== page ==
Art Isn’t Free: The Tragedy of the Wikimedia Commons

I came across a nice Isaac Asimov quote this week: “No sensible decision can be made any longer without taking into account not only the world as it is, but the world as it will be.”

The copyright dispute that went public this week between the UK’s National Portrait Gallery and the Wikimedia Commons is lodged firmly in the world as it is. Under UK law, it seems pretty clear that the 3,000-plus high-resolution images that a Wikimedia administrator copied from the museum’s website and uploaded to the Commons are copyrighted by the museum and are not, as the Wikimedia Foundation argues, in the public domain.

But the case is making waves in the blogosphere because it’s also about the world as it will be. Digital technology is making it possible to share near-perfect copies of priceless paintings and other cultural artifacts with anyone, anywhere, instantly. And because the cost of this sharing is now practically zero, many people now believe the information itself should also be free.

And perhaps it should. But unless we figure out a reasonable way to support the institutions that spend lots of money to make these images—namely, museums—very little of this material may actually be available for sharing in the future.

Free-culture activists are applauding Wikimedia for refusing to delete the disputed images, but this isn’t a simple Robin Hood story. If the Wikimedia Foundation prevails and gets to keep the images, it could lead to an overall reduction in sharing. Don’t get me wrong—I’m a public domain maniac. I’d love to see as much of the world’s heritage digitized and freely shared as institutions can manage. But what I fear is that the episode will prompt the National Portrait Gallery and other museums to either slow digitization efforts or place greater restrictions on access to their digital collections in the future—or both.

The Wikimedia Commons page collecting the UK National Portrait Gallery imagesLet me back up and explain the Wikimedia case. The Wikimedia Commons is a public file repository maintained by Wikimedia Foundation, the same non-profit organization that runs Wikipedia. (Most of the images you see alongside Wikipedia articles are stored in the Wikimedia Commons.) In March, a volunteer Wikimedia administrator named Derrick Coetzee copied 3,300 high-resolution images from the National Portrait Gallery’s online database, some of them as as large as 2400 x 3200 pixels, or about 8 megapixels. He then uploaded all of the images to the Wikimedia Commons, where, for the moment, you can view them at your leisure—just be ready for lots of lace and powdered wigs.

Coetzee, a U.S. citizen, hasn’t spoken out about the case, so it isn’t clear whether he was merely trying to make it easier for others to see the portraits, or whether he was also hoping to goad the National Portrait Gallery into a confrontation. But that was certainly the effect. In April, the gallery’s solicitors asked the Wikimedia Foundation to remove the images. It refused, for reasons I’ll get into momentarily. On July 10, the solicitors, Farrer & Co. of London, turned to Coetzee himself, sending him a letter (which he promptly posted on the Wikimedia Commons) threatening to seek injunctions and damages unless Coatzee agrees to remove the images, delete all of his copies, and generally keep off the Gallery’s digital lawn.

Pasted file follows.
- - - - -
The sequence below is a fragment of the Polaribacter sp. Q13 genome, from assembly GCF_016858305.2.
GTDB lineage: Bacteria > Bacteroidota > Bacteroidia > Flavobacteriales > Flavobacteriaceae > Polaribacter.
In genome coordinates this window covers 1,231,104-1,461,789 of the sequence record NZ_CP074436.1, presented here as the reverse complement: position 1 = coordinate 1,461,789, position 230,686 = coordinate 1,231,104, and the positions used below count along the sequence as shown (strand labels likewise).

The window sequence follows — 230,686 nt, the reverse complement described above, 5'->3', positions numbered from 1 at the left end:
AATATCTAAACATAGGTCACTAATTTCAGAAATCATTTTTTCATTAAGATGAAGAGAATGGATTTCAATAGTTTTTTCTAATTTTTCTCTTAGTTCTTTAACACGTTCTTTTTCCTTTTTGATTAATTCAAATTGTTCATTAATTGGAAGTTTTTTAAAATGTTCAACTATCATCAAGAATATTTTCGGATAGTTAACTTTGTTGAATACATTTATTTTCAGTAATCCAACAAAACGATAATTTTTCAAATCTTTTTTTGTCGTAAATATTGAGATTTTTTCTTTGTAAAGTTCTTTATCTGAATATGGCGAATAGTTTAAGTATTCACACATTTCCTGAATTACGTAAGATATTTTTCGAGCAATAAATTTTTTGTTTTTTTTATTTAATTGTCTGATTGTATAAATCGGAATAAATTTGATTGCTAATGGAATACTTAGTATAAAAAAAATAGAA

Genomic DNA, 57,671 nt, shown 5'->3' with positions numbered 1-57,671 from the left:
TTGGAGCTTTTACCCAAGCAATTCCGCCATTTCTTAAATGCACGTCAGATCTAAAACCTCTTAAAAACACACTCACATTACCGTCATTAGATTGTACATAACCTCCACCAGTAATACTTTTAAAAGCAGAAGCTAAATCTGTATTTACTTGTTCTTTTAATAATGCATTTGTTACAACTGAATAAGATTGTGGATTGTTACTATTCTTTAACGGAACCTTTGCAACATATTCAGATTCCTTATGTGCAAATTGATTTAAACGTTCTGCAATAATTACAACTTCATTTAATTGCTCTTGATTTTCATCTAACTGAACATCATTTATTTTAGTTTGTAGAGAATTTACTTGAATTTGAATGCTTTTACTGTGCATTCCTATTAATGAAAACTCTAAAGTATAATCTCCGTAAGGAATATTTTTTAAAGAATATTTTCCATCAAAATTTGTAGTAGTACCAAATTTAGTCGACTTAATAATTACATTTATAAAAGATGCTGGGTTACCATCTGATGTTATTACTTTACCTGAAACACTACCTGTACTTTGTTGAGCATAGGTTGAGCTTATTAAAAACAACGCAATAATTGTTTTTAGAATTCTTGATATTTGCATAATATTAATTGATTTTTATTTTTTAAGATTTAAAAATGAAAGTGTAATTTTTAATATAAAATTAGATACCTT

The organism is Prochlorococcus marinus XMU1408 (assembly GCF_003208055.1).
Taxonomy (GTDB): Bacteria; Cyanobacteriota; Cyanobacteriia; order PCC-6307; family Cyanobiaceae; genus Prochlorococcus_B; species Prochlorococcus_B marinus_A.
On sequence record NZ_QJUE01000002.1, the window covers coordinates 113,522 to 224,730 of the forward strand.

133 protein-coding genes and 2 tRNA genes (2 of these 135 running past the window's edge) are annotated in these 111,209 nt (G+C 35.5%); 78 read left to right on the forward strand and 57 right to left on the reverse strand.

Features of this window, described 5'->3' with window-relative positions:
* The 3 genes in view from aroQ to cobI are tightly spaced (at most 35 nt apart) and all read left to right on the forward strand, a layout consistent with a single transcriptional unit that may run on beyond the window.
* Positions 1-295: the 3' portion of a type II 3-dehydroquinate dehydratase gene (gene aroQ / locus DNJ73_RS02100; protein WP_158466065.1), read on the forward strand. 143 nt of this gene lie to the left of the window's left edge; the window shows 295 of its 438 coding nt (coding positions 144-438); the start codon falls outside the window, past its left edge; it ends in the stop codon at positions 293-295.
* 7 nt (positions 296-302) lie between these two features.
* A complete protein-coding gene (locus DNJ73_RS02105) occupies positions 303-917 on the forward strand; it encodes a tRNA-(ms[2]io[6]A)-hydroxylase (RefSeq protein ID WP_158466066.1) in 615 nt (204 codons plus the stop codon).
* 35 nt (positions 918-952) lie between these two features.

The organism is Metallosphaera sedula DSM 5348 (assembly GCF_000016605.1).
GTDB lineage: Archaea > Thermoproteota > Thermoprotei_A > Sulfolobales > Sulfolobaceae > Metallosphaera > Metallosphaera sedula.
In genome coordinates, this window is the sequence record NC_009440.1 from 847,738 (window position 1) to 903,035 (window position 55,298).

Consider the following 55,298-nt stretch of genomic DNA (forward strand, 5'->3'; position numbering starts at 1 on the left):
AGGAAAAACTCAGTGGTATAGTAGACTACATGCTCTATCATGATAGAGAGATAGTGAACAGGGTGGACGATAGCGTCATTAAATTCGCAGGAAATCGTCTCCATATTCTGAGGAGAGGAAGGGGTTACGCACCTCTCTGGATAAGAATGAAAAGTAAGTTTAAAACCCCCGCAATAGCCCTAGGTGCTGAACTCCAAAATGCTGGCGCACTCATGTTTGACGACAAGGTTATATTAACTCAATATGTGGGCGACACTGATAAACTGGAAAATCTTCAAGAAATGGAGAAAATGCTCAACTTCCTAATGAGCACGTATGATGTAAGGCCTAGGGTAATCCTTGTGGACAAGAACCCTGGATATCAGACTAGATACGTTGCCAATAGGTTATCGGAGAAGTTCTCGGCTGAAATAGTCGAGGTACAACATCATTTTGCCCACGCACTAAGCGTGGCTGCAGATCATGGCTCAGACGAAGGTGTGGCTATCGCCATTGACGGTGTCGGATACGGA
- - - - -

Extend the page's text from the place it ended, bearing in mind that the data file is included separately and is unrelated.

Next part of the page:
The letter gave Coetzee until July 20 to comply. As of this writing, the images are still online, so it’s safe to assume Coetzee and the Wikimedia Foundation are digging in their heels. He posted an update saying he’s being represented in the case by Fred von Lohmann, an intellectual property attorney for the Electronic Frontier Foundation (EFF).

The main question in the dispute is not about the portraits themselves, most of which were painted more than 100 years ago and are indisputably in the public domain. Rather, it’s about who owns the digital images. Are they copyrighted by the National Portrait Gallery, which went to the expense of hiring professional photographers to document the original paintings, and should therefore (the solicitors argue) have the right to control their distribution and collect licensing fees from anyone who reproduces them? Or are they in the public domain and therefore owned by everyone—in which case the gallery has no right to prevent sharing and reproduction of the works?

The Wikimedia Foundation has a firm stance on the question. The foundation says its position “has always been that faithful reproductions of two-dimensional public domain works of art are public domain, and that claims to the contrary represent an assault on the very concept of a public domain.” It’s supported in this position by a 1999 New York District Court decision, Bridgeman Art Library v. Corel Corp., in which a federal judge ruled that a photograph intended merely as a faithful copy of a work of art lacks originality, and therefore isn’t entitled to copyright protection. If the work itself is in the public domain, under this interpretation, then the photograph is too.